If you're a fan of the reality TV dance shows, like America's Best Dance Crew, then you should be hellllla jealous. The party featured some of the top/most popular dance crews from these shows, and of course, mad Pin@ys were in the house. (In addition, the Living Legends crew was in the house. An exclusive party indeed.)
As soon as I walked into the venue, I hunted down the homey DJ Icy Ice who hooked it up with a backstage pass. He pulled me backstage in order to meet some of the dancers because he knew I was doing recruiting for the Festival of Philippine Arts and Culture. I thought I'd meet maybe one or two dancers, but yo, its like I met the whole village. The first folks I met were Team Millenia. Nice folks. All dope dancers on their own.
During the "battles" and performances, the dancers brought their own unique flavors. However, since Step Up is a Disney production, there were some elements of the night that left you like "que?"
Here is the Disney part:
We all know how battles work: someone from one crew burns the floor, after which a member from the opposing crew follows. Simple enough. Or, as has become popular, a crew does acrobatic choreography together, like someone flipping over a crouching crewmember or a brutha wrapping they thighs around another brutha’s hips and spinning, weird shit like that.
Well, the event’s idea of a battle was ALL members of the crews had to be movin to the pre-requested music that Ice spun. Not one person from one crew, then the other—no. They wanted it real “The Debut,” “Save the Last Dance” synchronized and spontaneous-lookin style. Kinda fresh, right? Right...
It kinda worked for the first crew battle between Fysh N Chicks and World Famous (ill mostly Pinay bgirls from San Diego), because I think they both rehearsed a full set, or at least had in mind what they wanted to do. But for the battles between Kaba Modern vs. Team Millenia (an epic battle, I would think, but it wasn't really) and Culture Shock vs. Quest the ALL member choreography dance format didn’t work. Maybe because these folks are used to “real” bboy/girl battles, and not all that funky choreographed mess. (Or, maybe some members just didn't know how to battle.)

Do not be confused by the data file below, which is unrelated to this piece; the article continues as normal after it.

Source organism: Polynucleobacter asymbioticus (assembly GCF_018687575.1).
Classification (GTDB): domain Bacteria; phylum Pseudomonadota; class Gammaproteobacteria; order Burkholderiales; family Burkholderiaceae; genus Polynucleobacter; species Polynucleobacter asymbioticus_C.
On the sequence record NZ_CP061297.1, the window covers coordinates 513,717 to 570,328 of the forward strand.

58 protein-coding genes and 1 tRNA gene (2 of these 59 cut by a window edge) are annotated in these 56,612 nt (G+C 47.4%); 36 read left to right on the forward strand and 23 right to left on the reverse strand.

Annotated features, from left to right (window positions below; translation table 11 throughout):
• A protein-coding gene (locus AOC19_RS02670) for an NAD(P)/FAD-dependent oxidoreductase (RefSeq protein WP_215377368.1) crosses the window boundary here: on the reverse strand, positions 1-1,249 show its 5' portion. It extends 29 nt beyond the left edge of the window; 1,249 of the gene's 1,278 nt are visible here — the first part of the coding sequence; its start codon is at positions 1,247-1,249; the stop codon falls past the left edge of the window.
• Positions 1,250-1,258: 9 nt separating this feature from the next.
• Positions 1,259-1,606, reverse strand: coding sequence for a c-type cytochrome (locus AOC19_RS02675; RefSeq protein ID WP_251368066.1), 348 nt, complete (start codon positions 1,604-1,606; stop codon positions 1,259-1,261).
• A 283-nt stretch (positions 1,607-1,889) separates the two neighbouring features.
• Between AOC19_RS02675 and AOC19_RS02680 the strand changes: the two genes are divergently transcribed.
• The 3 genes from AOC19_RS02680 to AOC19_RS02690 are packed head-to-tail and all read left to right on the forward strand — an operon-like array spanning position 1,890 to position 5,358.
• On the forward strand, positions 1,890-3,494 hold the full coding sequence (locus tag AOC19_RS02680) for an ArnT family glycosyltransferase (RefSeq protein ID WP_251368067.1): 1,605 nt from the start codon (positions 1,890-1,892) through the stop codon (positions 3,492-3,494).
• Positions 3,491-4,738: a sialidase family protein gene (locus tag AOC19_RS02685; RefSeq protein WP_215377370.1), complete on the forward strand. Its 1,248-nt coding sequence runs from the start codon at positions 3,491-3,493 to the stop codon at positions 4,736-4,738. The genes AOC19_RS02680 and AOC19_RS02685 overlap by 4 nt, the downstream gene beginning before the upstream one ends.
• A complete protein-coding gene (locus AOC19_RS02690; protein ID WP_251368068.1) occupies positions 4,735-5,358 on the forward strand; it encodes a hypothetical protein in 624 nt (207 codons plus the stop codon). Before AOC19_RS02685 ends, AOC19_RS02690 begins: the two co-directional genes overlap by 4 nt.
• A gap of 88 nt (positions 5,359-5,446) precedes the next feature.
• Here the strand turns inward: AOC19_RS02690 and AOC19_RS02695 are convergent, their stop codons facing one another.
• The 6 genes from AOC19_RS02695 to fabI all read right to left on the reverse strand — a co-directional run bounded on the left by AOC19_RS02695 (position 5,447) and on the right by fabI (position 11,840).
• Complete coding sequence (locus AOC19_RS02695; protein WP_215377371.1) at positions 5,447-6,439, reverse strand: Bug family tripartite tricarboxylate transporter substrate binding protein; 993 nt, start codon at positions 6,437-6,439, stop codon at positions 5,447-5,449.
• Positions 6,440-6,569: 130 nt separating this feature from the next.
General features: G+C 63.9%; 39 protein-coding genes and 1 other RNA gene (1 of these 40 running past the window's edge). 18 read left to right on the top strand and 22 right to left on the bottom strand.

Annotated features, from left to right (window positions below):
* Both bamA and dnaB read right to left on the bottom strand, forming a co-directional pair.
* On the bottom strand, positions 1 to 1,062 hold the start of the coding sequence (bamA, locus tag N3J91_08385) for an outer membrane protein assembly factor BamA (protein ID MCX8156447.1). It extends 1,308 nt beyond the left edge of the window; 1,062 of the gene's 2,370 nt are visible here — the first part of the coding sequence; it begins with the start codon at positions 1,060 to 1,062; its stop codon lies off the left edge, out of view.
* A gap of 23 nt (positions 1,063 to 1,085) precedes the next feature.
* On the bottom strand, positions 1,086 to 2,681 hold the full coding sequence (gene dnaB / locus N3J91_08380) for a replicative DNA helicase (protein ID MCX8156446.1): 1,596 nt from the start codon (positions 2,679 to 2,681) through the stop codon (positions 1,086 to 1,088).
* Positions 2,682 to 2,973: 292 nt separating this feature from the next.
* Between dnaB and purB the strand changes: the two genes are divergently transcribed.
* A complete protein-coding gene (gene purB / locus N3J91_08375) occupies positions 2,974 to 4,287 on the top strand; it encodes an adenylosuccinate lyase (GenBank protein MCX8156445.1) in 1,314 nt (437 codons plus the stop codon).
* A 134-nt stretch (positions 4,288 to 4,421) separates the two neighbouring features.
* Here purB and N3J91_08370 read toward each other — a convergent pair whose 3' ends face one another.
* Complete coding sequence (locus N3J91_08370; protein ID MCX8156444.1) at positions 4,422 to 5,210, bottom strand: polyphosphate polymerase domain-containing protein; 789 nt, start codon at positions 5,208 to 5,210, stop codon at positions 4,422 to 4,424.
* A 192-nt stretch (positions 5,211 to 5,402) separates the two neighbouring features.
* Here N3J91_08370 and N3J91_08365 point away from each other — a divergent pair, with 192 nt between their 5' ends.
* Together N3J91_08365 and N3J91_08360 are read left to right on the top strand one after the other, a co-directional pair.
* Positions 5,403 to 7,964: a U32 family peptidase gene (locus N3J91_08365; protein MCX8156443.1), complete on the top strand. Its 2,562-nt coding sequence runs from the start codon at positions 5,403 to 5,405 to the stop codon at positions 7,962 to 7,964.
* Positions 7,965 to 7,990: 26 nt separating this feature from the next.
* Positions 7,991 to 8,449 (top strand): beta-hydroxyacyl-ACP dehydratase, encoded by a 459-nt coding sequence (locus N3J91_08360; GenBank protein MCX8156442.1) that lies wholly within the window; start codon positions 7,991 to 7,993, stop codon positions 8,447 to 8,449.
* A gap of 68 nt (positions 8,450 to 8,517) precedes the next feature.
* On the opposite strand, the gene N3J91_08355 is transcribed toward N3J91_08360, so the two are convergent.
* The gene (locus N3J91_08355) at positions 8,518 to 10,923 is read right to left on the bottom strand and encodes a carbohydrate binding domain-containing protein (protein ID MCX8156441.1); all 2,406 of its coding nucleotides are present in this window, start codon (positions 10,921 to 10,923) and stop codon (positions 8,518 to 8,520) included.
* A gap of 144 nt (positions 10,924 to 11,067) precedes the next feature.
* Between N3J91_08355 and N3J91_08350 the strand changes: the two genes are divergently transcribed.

But for the most of the night, folks vibed on the dance floor. As I scoped the scene, I gave daps to Kid Rainen from JabbaWockeez, grooved with the World Famous sistas, and ciphered with Culture Shock folk.
It seems strange though, doesn’t it?
I mean, this shit ain’t new. Our folk been rockin this choreographed dance scene for close to two decades. The brutha Arnel (here he is doing the Iron Horse and locking) knows! He founded Kaba Modern in the early 1990s, and today is Kaba Modern a cultural institution in Southern CA.
What I’m curious about is all the attention and money been given to it—open bar at the Avalon, Hollywood execs, Disney movie and all. Backstage, I asked Arnel: "Who would have thought?" We both smiled and chuckled.
Congrats to these talented Pin@y bruthas and sistas for making a very noticeable and public impression. Keep pushin the art forward, and while your at it, go head rake that dolo.